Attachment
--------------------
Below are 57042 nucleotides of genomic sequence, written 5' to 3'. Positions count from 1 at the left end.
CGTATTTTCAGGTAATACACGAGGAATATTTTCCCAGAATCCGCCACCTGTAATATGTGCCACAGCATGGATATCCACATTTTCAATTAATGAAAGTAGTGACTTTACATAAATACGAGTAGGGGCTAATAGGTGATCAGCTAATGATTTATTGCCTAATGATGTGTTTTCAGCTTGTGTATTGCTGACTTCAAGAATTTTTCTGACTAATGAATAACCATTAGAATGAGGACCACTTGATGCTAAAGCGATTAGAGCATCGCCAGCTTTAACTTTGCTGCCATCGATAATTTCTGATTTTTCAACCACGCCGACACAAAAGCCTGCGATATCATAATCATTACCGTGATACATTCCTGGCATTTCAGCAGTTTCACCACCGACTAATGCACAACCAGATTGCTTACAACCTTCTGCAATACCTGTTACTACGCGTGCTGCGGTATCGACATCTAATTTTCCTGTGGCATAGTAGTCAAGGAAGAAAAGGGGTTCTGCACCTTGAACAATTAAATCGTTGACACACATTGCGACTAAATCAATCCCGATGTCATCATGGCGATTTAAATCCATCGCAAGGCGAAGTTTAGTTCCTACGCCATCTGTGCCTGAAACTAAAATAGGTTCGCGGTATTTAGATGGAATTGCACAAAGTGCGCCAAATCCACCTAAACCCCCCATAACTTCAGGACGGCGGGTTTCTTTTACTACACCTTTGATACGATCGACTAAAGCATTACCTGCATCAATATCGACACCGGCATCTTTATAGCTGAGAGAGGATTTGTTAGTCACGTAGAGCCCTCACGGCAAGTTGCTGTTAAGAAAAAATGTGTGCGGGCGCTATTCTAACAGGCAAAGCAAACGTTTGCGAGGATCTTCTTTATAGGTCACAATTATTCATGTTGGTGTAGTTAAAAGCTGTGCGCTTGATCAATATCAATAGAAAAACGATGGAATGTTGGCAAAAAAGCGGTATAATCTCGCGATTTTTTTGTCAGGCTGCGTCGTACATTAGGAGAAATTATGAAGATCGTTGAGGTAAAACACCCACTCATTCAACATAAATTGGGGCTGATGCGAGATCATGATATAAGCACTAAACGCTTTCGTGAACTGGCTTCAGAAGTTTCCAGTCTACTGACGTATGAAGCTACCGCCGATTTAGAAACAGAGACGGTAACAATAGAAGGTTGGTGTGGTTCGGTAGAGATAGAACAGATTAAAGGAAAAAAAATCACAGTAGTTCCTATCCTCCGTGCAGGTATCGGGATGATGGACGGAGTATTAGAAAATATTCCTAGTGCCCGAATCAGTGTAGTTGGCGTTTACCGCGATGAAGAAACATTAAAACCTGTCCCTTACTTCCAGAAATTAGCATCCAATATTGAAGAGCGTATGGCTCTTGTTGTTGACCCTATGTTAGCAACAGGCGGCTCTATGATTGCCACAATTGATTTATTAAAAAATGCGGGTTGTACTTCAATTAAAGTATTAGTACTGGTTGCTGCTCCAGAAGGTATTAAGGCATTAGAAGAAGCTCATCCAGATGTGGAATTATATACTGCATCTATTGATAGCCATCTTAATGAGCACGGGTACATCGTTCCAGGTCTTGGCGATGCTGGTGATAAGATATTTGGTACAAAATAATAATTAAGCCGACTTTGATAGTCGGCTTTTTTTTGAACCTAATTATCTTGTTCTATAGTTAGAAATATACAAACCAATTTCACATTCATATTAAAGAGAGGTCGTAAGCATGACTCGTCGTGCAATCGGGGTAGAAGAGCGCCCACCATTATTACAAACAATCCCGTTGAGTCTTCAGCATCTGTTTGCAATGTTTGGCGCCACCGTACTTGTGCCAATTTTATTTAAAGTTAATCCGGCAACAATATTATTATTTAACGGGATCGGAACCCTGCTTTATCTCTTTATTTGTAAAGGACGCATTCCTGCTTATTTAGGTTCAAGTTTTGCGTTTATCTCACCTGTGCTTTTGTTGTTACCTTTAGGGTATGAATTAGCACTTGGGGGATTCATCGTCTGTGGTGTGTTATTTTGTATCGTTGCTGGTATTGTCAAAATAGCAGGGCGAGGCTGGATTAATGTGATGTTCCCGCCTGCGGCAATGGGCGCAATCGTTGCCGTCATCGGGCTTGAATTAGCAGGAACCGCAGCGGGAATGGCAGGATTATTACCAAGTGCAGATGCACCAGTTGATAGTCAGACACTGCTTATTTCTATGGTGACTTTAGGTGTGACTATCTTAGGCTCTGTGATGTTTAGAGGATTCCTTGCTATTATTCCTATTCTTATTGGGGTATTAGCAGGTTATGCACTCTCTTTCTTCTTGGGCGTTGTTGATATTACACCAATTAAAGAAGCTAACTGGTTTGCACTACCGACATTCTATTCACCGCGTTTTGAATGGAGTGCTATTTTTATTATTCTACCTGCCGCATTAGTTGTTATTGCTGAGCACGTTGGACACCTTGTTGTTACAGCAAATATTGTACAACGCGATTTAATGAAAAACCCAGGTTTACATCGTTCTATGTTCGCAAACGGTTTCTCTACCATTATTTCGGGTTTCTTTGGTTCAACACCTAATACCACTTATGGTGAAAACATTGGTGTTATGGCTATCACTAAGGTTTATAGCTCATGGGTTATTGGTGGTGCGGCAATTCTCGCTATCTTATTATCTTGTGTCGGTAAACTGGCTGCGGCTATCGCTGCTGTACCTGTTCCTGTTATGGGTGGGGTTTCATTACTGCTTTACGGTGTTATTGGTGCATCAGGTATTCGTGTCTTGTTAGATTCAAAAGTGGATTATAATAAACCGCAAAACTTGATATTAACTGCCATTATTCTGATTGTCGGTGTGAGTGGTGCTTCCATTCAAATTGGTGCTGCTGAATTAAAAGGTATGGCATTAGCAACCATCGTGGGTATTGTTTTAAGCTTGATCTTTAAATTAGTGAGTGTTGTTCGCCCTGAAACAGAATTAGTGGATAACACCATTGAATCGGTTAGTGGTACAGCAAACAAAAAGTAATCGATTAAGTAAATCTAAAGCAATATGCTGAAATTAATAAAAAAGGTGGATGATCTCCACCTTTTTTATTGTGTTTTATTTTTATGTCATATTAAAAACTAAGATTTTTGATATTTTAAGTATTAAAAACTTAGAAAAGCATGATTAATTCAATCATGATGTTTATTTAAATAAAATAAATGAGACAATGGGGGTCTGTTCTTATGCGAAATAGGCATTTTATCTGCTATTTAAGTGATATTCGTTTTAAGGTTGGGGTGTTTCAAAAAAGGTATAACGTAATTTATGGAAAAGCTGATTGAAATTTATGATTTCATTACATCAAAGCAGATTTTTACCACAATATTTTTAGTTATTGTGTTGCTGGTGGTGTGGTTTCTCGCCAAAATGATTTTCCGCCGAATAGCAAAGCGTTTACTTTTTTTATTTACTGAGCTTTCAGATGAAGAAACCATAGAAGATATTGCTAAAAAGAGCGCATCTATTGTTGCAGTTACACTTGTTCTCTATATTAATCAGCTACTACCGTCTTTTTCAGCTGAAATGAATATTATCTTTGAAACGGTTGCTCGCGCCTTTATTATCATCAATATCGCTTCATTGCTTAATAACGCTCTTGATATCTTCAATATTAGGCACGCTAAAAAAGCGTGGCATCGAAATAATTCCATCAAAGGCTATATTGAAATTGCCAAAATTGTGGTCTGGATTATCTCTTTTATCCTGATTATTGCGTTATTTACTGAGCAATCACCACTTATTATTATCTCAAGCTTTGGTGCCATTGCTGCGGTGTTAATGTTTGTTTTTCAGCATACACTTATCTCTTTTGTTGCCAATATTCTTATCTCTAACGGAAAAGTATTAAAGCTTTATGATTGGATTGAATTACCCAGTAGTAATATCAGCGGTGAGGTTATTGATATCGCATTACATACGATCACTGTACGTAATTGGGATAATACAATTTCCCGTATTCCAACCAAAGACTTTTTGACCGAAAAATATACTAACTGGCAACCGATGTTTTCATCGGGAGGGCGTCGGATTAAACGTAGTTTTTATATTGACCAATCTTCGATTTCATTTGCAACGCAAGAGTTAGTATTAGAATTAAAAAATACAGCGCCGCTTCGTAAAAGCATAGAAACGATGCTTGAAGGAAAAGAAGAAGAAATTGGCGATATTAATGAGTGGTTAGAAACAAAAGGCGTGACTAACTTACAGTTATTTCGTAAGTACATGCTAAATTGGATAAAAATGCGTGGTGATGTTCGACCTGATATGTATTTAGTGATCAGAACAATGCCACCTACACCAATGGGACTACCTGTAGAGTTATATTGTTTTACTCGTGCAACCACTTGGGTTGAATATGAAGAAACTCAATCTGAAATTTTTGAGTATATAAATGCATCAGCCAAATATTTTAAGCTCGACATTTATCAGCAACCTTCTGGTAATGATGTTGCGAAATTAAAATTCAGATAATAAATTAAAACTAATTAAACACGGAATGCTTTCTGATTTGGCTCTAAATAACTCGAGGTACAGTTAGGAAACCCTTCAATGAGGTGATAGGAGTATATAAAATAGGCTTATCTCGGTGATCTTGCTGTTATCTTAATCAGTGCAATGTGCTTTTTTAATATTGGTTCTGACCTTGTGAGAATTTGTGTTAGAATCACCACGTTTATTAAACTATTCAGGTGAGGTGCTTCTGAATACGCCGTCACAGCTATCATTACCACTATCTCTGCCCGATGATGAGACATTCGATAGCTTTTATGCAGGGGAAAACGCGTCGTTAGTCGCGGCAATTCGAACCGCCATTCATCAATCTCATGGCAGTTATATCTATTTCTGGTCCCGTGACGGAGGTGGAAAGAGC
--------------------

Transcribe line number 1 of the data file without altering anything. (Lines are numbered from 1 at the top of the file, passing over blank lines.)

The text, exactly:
Below are 57042 nucleotides of genomic sequence, written 5' to 3'. Positions count from 1 at the left end.